Gilligan's Island

Voodoo - S3-E5

Question: In this episode, as the Professor is put into a trance, in the background, there seems to be a radio or television transmission tower that can be seen over the roof of the hut. It's blurry, but doesn't seem to be a standard palm tree. Is this a mistake, or set error, or my imagination?

Movie Nut

Chosen answer: It looks like a mistake to me I see it when the Professor is put into a trance, but it is not there later.

Bowling255

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Question: What was the Skipper's job in the navy?

Chosen answer: While the Skipper did state he was a Navy cook in one episode, other pieces of information were given in other episodes which offer conflicting information regarding his back-story. This excerpt from the Wikipedia article about The Skipper (http://en.wikipedia.org/wiki/The_Skipper) summarizes it best: "Little was ever learned about his past, but in several episodes he mentions variously having several ships blown out from under him, and his veteran's status, implying that he'd served in World War II. One episode indicates the Skipper was a veteran of the Battle of Guadalcanal. In another episode he gets amnesia, and thinks he's on a covert mission behind enemy lines, mistaking the others to be Japanese soldiers, including Ginger, whom he mistakenly believes to be a ventriloquist. He claims to be the CO of the 177th Infantry Regiment, which is a U.S. Army regiment, but whether that actually happened or was just a wish-fulfilling fantasy is open to debate, for later on in the series he says that he was simply a cook. In one episode he claimed to have been a Navy Bandmaster and in another he claims to have been the best card player in the US Navy." There are inconsistencies in the back-stories of most characters on "Gilligan's Island," even including whether "Gilligan" is the eponymous character's first or last name. This suggests that plot consistency wasn't foremost on the minds of the show's writers and creators (I mean, why would the Howell's bring suitcases full of money on a three-hour Hawaiian tour?), who instead focused on zany misadventures and missed rescue opportunities.

Michael Albert

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Question: 1) Why was the grounded Minnow moved from the shoreline to the lagoon in color seasons? With holes like it had in the sides, it should have sunk at sea! 2) A friend says he counts four people on the stern area in the color version as the Minnow puts to sea. I really cannot say for sure but is that a goof or a shadow or something else? 3) Is the third season music SLIGHTLY different from the season two? Some on Youtube claim it is. Only proof they show sounds like someone played with an audio equalizer / compressor and made it more pronounced.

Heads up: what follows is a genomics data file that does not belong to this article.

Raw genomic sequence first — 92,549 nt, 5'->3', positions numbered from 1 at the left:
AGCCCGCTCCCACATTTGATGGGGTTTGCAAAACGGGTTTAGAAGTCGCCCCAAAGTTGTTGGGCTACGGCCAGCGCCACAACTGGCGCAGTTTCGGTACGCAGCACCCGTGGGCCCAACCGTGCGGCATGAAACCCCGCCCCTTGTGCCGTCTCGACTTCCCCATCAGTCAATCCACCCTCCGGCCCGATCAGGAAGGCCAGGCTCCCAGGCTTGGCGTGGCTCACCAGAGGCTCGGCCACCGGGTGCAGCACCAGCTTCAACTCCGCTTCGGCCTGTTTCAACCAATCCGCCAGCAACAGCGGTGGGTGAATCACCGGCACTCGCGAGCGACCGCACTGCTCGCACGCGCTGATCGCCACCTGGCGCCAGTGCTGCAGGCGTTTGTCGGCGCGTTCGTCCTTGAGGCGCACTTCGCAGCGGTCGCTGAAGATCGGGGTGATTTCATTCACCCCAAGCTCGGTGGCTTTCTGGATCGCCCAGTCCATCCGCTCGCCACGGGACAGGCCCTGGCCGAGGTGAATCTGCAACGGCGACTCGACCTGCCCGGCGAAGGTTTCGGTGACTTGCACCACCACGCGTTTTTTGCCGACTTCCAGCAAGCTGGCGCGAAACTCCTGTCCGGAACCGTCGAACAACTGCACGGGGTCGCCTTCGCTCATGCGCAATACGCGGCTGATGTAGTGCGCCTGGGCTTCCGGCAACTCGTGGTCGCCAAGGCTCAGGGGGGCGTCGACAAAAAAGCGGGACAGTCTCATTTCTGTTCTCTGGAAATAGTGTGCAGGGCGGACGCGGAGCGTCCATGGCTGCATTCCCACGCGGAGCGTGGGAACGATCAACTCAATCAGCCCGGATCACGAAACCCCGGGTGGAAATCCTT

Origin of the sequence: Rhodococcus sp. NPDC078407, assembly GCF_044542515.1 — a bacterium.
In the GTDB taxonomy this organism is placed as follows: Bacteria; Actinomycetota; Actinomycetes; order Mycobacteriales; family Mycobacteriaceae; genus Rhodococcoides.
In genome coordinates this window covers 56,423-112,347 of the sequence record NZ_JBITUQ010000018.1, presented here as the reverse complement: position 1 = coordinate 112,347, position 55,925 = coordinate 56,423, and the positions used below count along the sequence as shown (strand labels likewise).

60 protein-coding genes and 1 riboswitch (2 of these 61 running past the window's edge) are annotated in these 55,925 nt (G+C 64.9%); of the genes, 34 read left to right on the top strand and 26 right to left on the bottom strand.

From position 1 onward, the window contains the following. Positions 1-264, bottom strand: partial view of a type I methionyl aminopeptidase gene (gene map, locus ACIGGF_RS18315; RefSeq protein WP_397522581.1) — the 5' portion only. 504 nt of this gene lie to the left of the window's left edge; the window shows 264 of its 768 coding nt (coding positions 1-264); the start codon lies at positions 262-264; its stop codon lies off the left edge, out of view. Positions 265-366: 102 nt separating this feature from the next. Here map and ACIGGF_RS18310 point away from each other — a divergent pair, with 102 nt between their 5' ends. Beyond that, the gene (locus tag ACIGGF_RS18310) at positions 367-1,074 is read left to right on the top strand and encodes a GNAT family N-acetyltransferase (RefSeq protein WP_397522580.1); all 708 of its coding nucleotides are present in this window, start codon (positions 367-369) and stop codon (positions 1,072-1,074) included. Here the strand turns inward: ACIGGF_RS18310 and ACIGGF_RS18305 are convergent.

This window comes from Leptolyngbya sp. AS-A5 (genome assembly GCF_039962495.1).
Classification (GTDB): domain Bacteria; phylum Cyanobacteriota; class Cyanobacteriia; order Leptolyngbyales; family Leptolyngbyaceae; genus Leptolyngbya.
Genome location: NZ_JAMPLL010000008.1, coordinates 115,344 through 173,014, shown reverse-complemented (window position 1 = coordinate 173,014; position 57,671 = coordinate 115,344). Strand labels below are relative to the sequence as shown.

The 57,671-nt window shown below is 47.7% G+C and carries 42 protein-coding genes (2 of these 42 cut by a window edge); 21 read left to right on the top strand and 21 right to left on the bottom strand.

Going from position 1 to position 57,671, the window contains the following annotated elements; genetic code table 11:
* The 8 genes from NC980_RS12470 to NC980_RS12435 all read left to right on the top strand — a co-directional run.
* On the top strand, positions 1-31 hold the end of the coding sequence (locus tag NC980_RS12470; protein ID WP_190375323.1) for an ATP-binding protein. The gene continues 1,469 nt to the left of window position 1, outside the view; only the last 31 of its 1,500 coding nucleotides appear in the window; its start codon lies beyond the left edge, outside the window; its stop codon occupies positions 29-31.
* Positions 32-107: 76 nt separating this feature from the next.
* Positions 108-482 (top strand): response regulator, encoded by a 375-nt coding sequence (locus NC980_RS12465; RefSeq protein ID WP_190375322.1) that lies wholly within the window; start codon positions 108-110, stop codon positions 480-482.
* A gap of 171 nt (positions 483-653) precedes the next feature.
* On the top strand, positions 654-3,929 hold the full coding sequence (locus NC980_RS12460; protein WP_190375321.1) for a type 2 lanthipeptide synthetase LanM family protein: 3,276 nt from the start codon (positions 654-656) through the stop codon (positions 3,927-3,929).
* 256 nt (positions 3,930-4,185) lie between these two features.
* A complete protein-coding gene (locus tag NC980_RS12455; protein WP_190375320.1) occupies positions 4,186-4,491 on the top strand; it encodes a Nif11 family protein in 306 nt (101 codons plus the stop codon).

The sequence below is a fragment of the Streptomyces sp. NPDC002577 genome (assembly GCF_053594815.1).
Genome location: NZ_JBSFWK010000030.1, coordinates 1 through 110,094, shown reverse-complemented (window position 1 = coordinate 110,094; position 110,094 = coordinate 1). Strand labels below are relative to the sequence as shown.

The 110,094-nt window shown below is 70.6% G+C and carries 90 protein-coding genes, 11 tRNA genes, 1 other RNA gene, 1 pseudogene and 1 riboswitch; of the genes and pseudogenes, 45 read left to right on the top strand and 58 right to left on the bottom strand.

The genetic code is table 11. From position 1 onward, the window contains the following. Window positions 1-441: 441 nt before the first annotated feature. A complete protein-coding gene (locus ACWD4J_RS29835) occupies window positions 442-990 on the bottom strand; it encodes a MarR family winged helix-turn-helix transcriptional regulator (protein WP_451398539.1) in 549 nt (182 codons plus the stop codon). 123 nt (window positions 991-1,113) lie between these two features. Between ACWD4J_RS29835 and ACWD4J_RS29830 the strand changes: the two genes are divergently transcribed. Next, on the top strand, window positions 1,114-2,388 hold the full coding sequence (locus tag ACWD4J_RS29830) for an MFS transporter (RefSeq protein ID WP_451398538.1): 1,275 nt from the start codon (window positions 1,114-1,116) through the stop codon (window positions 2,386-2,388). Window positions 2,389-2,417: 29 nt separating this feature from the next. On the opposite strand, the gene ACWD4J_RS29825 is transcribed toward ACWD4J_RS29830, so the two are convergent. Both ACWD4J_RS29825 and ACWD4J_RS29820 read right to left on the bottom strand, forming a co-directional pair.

Chosen answer: 1) The answer to the moving of the Minnow probably has no profound significance except for aesthetic. They were re-doing the opening in color, and it looks like they had a different model of the Minnow and placed it in a different setting. This is more a "continuity error" than a decision of any import in the minds of the creators, I'm guessing. 2) I see five people on the stern. But even if my eyes are playing tricks on me, someone could have easily been below deck. 3) The music does have a somewhat different quality between season two and season three. The differences are subtle. I agree with you that it probably wasn't actually re-recorded, but instead, was just remastered a bit. Also note, for reasons unknown to me, in the season three opening, the pictures of Mary Ann and the Professor (rest in peace, Russell Johnson), are reversed, compared to season two.

Michael Albert

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Question: I know there is a good reason but, if the castaways could build huts, bicycle powered generators and fix the radio, why couldn't they fix the boat?

Chosen answer: There's no absolute answer to this, but: 1) The hole in the boat was big enough that they couldn't patch it sufficiently well to float it. All the rafts, huts and other constructions on the island, were flimsy enough that wind and rain got through most of them reasonably easily. 2) None of them were qualified to build or repair boats, so it would have been risky to even try going out with a patch they made. 3) It's a silly 60's sitcom - making sense was never a big concern of producers at the time!

DavidRTurner

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Question: Why did the Howells, Ginger and Mary Ann have so many changes of clothes with them? It was only a three hour tour.

Chosen answer: It was a running gag about how out of touch with reality they are, because they are so rich, that they think they need to bring an extensive wardrobe with them everywhere they go.

Phixius

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